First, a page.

Visceral and dynamic, the canvases of American graffiti artist and painter Barnaby Furnas ripple with a kinetic energy. Filling his paintings with evocative imagery, explosive movement and the near-omnipresent splatters of blood that has become one of his calling cards, Furnas has culled a reputation for his unique take on culture and history.
Now on view at Marianne Boesky in New York City, Furnas’s new show “If Wishes Were Fishes” continues that exploration of violence, particularly through the metaphor of the whale and its depiction in two classic literary tales: Jonah and the Whale, and Moby Dick.
Depicting the savage killing and harvesting of a whale as described in the classic Melville novel, Furnas fills his canvases with spouts and spatters of blood, evoking the brutal practice of carving up such a large beast. Rendered in jarring abstraction, his characters work with machine-like precision, bodies moving in flourishes of action that underlines that savage processes inherent in whaling.
In his other series on view, Furnas works with the religious iconography of Jonah’s consumption by the Whale from The Book of Jonah, moving from the belly of the whale through his passion and eventual acceptance of his mission. In these works, the whale is a backdrop for the story, a powerful, living stage on which the will of God is realized, contrasted with Melville’s images of the whale carved up to serve man’s purpose. Alongside these larger works, are a selection of graphite works, depicting similar scenes in a stark black and white contrast.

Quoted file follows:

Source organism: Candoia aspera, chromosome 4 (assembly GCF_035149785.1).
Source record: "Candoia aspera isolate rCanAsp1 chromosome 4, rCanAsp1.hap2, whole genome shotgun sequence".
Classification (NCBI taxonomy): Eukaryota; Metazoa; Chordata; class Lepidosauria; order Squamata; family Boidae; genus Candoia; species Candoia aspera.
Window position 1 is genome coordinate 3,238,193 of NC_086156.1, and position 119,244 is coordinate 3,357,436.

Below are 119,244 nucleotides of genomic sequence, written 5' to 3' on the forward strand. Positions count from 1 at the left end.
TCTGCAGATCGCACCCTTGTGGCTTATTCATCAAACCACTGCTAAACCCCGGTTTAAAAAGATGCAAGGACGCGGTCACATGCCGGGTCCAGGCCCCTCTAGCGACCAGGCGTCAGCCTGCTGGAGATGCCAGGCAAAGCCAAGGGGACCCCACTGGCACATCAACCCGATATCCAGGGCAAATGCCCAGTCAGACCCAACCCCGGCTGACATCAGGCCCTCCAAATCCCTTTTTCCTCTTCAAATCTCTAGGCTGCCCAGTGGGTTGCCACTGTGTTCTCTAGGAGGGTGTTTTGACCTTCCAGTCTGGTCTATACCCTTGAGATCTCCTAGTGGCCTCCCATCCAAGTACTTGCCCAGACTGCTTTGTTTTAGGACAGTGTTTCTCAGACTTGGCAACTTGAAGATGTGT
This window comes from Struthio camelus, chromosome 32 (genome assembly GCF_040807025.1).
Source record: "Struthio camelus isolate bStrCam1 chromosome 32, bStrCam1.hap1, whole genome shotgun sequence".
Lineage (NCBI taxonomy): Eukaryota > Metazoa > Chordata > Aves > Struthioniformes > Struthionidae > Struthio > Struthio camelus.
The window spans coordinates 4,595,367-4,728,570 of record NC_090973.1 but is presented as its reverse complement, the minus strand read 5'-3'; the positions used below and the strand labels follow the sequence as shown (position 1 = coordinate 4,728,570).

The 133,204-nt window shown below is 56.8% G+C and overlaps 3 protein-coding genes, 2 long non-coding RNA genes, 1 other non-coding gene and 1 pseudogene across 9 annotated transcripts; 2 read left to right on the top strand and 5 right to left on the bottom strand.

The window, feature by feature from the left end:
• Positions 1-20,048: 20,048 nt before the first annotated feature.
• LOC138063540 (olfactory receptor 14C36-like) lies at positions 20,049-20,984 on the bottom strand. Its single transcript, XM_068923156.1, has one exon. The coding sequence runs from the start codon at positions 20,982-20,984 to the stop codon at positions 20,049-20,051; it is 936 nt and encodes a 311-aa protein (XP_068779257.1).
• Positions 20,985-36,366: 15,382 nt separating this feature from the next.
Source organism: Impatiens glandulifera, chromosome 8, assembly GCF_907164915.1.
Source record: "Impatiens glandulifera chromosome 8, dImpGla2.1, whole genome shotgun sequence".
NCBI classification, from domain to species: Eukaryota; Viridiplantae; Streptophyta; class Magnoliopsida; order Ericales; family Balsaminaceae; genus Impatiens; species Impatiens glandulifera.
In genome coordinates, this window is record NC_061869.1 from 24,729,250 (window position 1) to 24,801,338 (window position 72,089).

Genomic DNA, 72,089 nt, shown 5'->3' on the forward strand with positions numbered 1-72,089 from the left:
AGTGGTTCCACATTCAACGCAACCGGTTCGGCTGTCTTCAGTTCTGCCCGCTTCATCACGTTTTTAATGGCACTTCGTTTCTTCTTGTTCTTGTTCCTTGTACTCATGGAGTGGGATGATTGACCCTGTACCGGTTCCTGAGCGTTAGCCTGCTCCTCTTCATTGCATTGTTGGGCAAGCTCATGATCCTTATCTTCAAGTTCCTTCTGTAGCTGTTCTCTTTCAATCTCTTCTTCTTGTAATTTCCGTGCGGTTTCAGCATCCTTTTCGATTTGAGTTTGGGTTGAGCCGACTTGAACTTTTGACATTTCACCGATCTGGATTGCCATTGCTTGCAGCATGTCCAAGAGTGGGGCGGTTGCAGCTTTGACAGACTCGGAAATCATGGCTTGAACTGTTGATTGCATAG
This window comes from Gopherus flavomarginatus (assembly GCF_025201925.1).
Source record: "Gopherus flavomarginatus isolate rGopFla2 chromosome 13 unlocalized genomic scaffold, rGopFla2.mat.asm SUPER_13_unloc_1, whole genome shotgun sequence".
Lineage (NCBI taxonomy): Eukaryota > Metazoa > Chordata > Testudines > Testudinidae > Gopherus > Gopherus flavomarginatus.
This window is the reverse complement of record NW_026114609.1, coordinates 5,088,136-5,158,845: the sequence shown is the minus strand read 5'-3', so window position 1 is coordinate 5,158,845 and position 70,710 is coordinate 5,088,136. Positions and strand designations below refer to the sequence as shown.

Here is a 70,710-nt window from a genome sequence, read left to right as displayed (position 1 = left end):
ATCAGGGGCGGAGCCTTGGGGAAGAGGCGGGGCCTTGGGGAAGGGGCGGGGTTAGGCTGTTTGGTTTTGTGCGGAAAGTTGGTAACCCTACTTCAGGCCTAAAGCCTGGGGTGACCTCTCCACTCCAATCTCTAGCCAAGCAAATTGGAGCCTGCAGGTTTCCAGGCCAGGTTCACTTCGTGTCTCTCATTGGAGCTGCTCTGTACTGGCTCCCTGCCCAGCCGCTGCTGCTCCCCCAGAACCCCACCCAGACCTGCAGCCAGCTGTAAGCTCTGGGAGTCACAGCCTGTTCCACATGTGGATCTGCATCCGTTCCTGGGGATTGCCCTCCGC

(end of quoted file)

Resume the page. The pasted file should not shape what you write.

Exploring the relation of man to the sea through violence and legend, Furnas’s works are a striking re-evaluation of the literary canon, providing new perspectives on these classic tales, and exploring the interaction of violence and myth through a contemporary lens.
“If Wishes Were Fishes” is on view until January 9th, 2013.